A planned solar P/V microgrid project in Paraquita Bay could serve as a model for similar renewable energy products throughout the Caribbean, according to Daniel Best, the Caribbean Development Bank’s director of projects.
“Once we get it done, it’s going to be modular, and we’re going to replicate it in other parts of the region,” Mr. Best told the Beacon last week during a one-on-one interview in concert with the bank’s virtual annual news conference. “It offers the opportunity to increase our renewable energy penetration, utility-scale PV installation, grid reliability and resilience. Energy security [and] diversification of the energy matrix — in this case solar PV — really is going to be a key part of how we get there.”
In January 2021, the BVI Electricity Corporation announced that it had received $600,000 worth of grant funding through the CDB, provided by the Canadian Support to the Energy Sector in the Caribbean Fund.
Besides the microgrid project, the funding will be directed at providing technical assistance for improving the resilience of the territory’s national transmission grid infrastructure, according to the utility.
Last month, the BVIEC received 19 applications for pre-qualification for a future tender for engineering, procurement and construction services for the microgrid project, for which the BVIEC is partnering with the Colorado-based non-profit Rocky Mountain Institute.
The project’s scope includes solar P/V, battery storage, power management systems and a substation, and would require undergrounding of electrical cables, with options for integration with the existing grid.
At this stage, Mr. Best said, technical assessments are ongoing on the battery systems grid interconnection.
“We have had some delays with land acquisition, but that is being worked on and the project is moving forward,” he said. “We’re doing a few things on this project. We’re looking at interconnection, okay? We’re looking at battery systems and battery storage. That is another area that is really not very common in your region. We’re looking at upgrading substations within the BVI electricity network. We’re looking at putting transmission lines underground.”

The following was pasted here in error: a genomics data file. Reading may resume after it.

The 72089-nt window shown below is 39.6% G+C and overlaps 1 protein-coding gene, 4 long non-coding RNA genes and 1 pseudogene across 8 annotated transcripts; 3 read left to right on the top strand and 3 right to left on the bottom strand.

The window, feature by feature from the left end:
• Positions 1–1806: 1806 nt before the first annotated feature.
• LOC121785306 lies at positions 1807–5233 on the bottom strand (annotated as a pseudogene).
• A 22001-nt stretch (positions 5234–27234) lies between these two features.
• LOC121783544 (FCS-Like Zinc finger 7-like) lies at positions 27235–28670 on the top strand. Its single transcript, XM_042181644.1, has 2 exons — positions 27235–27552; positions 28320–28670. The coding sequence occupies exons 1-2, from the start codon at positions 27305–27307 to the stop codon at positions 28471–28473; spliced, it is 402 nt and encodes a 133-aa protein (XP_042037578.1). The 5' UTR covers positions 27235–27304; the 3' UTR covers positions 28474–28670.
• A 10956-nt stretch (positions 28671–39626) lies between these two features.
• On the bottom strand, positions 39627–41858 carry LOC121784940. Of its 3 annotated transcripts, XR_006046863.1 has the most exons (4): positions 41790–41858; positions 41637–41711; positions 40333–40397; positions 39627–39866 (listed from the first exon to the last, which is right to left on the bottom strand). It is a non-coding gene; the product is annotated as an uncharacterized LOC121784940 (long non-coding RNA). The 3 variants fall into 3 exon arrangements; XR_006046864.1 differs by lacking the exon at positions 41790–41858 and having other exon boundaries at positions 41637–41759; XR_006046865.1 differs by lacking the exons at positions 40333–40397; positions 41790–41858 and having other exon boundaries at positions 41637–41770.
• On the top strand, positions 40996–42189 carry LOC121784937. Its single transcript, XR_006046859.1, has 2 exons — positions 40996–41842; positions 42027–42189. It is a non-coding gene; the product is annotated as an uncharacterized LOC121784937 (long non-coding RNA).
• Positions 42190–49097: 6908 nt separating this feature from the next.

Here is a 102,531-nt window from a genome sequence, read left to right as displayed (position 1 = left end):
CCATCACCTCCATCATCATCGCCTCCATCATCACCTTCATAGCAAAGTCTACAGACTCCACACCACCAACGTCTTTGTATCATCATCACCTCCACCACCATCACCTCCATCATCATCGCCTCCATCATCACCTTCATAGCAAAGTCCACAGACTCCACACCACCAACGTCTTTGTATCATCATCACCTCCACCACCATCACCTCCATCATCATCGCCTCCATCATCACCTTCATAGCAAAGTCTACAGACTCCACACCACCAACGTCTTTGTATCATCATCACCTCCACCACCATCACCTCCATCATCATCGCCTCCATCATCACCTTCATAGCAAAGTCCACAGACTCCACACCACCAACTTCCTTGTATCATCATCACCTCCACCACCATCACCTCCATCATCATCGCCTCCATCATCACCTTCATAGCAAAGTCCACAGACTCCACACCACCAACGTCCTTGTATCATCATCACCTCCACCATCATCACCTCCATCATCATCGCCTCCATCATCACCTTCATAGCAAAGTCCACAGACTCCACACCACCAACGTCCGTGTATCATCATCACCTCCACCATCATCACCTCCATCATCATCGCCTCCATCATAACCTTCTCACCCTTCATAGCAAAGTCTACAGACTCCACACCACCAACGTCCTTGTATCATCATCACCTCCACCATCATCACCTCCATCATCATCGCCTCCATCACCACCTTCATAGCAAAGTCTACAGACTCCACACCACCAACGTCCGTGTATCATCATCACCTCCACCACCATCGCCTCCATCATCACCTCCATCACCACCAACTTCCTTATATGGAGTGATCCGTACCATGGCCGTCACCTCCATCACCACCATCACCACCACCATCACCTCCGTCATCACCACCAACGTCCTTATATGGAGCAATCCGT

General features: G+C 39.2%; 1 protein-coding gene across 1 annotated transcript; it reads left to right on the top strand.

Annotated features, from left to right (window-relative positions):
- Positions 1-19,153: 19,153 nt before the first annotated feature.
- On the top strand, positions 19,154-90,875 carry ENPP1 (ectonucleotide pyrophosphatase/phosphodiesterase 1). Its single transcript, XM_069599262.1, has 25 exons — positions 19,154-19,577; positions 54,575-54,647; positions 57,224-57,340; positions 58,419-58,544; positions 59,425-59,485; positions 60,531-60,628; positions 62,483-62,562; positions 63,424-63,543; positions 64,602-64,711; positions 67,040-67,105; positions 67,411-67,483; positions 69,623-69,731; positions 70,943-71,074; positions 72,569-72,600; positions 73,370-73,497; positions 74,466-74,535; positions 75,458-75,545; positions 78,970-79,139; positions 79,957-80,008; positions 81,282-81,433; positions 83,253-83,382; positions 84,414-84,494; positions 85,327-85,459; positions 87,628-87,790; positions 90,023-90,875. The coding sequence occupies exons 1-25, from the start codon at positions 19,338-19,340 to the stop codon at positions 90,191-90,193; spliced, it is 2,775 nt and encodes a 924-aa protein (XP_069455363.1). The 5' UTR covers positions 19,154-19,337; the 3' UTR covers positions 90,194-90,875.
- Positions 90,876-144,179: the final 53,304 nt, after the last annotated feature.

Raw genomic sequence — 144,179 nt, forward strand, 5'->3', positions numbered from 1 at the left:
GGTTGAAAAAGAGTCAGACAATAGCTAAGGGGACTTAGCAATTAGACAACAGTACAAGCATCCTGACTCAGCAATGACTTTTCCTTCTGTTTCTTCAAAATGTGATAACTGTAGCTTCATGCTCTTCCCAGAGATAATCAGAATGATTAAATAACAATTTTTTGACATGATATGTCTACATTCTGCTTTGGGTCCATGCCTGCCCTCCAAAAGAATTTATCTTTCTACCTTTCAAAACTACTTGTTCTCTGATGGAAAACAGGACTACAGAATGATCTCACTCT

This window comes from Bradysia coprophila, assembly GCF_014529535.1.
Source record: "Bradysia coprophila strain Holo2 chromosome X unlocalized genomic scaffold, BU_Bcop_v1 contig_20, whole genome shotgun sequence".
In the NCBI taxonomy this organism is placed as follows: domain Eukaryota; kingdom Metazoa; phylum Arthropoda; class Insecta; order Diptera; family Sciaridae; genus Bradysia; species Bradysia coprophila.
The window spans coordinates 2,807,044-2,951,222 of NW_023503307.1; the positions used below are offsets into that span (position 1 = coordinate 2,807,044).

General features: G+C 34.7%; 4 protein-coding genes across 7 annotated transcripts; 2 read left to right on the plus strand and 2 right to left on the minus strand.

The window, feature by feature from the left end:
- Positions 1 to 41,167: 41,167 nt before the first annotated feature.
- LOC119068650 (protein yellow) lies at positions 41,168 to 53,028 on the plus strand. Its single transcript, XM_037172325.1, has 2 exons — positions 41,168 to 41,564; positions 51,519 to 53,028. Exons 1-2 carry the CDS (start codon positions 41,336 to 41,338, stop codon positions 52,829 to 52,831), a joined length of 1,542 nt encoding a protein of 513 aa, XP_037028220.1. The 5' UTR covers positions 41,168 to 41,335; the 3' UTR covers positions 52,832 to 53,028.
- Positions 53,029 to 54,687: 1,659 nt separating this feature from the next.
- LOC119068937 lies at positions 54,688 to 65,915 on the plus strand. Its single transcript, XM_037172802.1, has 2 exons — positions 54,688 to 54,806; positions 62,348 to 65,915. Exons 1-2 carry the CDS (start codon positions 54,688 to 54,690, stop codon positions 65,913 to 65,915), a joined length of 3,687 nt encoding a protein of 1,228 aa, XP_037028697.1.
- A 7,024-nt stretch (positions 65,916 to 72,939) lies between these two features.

In a territory that was largely without power for months after Hurricane Irma downed overhead power lines, he said the project is being designed with a view toward future storms.
“And this is obviously important because we are in a tough space right now as it relates to climate. So having these transmission lines overhead poses serious risks, of course to reliability, but also to safety in the event of downed lines, etcetera,” he said. “So we’re looking at transmission on the ground as well, and bringing it all together in a holistic way.”
Even though the project will be funded through the CDB, Mr. Best said, the BVIEC will be managing it.
“We will give no objection, as the case might be, to whoever the recipient of CDB financing is after having reviewed the process [as long as it has] happened in a fair, open and transparent manner in accordance with our procurement guidelines and in accordance with what was appraised,” he said. “And then, obviously, we would have had no reason to object to what is being proposed by the country in terms of the selection of the contractor or consultant, as the case may be.”